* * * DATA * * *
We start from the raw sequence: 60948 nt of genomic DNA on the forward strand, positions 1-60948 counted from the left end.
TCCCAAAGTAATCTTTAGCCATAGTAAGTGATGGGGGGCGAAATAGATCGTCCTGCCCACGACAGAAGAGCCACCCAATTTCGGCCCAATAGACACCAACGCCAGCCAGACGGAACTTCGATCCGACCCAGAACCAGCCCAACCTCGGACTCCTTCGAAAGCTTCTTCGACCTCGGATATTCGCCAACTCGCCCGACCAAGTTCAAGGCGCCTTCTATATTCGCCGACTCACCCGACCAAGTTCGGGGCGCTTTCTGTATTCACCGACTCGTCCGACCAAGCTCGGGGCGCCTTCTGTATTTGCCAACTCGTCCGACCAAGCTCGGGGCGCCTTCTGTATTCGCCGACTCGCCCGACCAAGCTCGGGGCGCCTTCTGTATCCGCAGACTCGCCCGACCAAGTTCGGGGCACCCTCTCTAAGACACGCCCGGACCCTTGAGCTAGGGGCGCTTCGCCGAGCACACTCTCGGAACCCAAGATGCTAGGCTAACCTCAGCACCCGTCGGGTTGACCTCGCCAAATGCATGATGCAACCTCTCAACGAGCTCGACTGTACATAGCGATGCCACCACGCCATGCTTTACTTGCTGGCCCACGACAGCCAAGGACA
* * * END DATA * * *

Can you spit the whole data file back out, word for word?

We start from the raw sequence: 60948 nt of genomic DNA on the forward strand, positions 1-60948 counted from the left end.
TCCCAAAGTAATCTTTAGCCATAGTAAGTGATGGGGGGCGAAATAGATCGTCCTGCCCACGACAGAAGAGCCACCCAATTTCGGCCCAATAGACACCAACGCCAGCCAGACGGAACTTCGATCCGACCCAGAACCAGCCCAACCTCGGACTCCTTCGAAAGCTTCTTCGACCTCGGATATTCGCCAACTCGCCCGACCAAGTTCAAGGCGCCTTCTATATTCGCCGACTCACCCGACCAAGTTCGGGGCGCTTTCTGTATTCACCGACTCGTCCGACCAAGCTCGGGGCGCCTTCTGTATTTGCCAACTCGTCCGACCAAGCTCGGGGCGCCTTCTGTATTCGCCGACTCGCCCGACCAAGCTCGGGGCGCCTTCTGTATCCGCAGACTCGCCCGACCAAGTTCGGGGCACCCTCTCTAAGACACGCCCGGACCCTTGAGCTAGGGGCGCTTCGCCGAGCACACTCTCGGAACCCAAGATGCTAGGCTAACCTCAGCACCCGTCGGGTTGACCTCGCCAAATGCATGATGCAACCTCTCAACGAGCTCGACTGTACATAGCGATGCCACCACGCCATGCTTTACTTGCTGGCCCACGACAGCCAAGGACA